The Prosecution of Sitting Heads of States by the International Criminal Court

22 Pages Posted: 25 Jul 2015

See all articles by Firew Kebede Tiba

Firew Kebede Tiba

Deakin University, Geelong, Australia - Deakin Law School

Date Written: 2014


International criminal tribunals have had the opportunity to prosecute former heads of states and governments. However, a foray into the prosecution of sitting heads of states and governments is a recent phenomenon and one that is proving the Achilles heel of the International Criminal Tribunal (ICC). It has also managed to stir controversy because as with other cases before the ICC, the target heads of states happen to be from Africa, a continent that has had a difficult relationship with the tribunal. ICC entered the uncharted waters of prosecuting a sitting head of state with the indictment of the Sudanese President. In a fortuitous twist and somewhat partly due to a galvanizing effect of their indictment, two former Kenyan officials indicted for their alleged role in the post-election violence (PEV) in 2007/2008 were elected as presidents and vice presidents of Kenya in 2013. During the course of this saga, chain of events that took place following their election had thrown into doubt their continued cooperation. The ICC Prosecutor relented from proceeding with the case against President Kenyatta due to the withdrawal of a number of key witnesses crucial to the prosecution’s case. These several instances of maneuvers by Kenya are informed by the principle of complementarity, which accords the national state to priority to prosecute its own suspects. This paper examines the practical problems encountered by the ICC in asserting its complementarity jurisdiction against sitting heads of states. Using the Kenyan situation before the ICC and that of Sudan to an extent, the paper argues that while international law has come a long way in acknowledging the irrelevance of the immunity of heads of states from prosecution, there still remain several practical hurdles that must be overcome before a sitting head of state could be successfully prosecuted by the ICC.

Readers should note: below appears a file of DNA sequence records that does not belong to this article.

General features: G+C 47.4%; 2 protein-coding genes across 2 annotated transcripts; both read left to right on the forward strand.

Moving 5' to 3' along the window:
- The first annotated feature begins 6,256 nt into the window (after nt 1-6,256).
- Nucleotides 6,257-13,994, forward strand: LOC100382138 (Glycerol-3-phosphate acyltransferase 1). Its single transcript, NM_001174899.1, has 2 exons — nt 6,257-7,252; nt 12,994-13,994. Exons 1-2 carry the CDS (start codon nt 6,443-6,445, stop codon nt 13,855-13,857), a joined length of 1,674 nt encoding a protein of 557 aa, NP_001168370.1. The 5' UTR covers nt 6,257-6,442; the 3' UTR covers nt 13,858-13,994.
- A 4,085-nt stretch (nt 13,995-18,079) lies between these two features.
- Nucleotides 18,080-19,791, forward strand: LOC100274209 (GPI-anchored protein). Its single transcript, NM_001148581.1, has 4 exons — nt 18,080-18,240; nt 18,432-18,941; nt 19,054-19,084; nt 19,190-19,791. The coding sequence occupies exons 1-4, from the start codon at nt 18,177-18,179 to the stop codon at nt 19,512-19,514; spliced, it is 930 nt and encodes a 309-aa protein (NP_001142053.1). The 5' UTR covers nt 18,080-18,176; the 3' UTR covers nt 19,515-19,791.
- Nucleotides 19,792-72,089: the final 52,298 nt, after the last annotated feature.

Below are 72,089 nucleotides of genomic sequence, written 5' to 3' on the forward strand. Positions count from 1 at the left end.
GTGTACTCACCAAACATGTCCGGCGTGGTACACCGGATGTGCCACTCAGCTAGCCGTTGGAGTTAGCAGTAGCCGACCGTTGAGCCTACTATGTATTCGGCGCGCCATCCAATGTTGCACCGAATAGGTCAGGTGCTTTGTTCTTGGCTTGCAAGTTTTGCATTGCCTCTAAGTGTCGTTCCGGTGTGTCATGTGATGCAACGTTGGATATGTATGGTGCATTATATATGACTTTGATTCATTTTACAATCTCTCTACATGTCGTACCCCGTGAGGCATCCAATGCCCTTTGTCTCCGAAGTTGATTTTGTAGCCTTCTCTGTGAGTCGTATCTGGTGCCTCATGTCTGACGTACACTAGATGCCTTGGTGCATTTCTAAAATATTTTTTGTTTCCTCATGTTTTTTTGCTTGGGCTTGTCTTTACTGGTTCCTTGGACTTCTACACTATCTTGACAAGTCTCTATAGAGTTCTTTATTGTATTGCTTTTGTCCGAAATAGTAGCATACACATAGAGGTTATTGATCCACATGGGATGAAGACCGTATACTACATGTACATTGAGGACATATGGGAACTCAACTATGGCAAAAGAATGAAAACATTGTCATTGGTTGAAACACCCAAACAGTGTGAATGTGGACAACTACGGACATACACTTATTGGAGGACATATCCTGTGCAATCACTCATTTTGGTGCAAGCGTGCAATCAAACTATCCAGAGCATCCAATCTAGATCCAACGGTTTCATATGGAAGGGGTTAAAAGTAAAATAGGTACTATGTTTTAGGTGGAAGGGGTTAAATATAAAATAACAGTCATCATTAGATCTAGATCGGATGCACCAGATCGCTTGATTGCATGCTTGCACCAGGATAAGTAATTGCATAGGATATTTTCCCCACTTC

Keywords: International Criminal Law, International Criminal Court, Public International Law, International Dispute Resolution

JEL Classification: K33, K39, K41

Suggested Citation

Tiba, Firew Kebede, The Prosecution of Sitting Heads of States by the International Criminal Court (2014). Willamette Journal of International Law and Dispute Resolution, Vol. 21, No. 2, 2013, Available at SSRN:

Firew Kebede Tiba (Contact Author)

Deakin University, Geelong, Australia - Deakin Law School ( email )

221 Burwood Highway
Burwood, Victoria 3125, Victoria 3125

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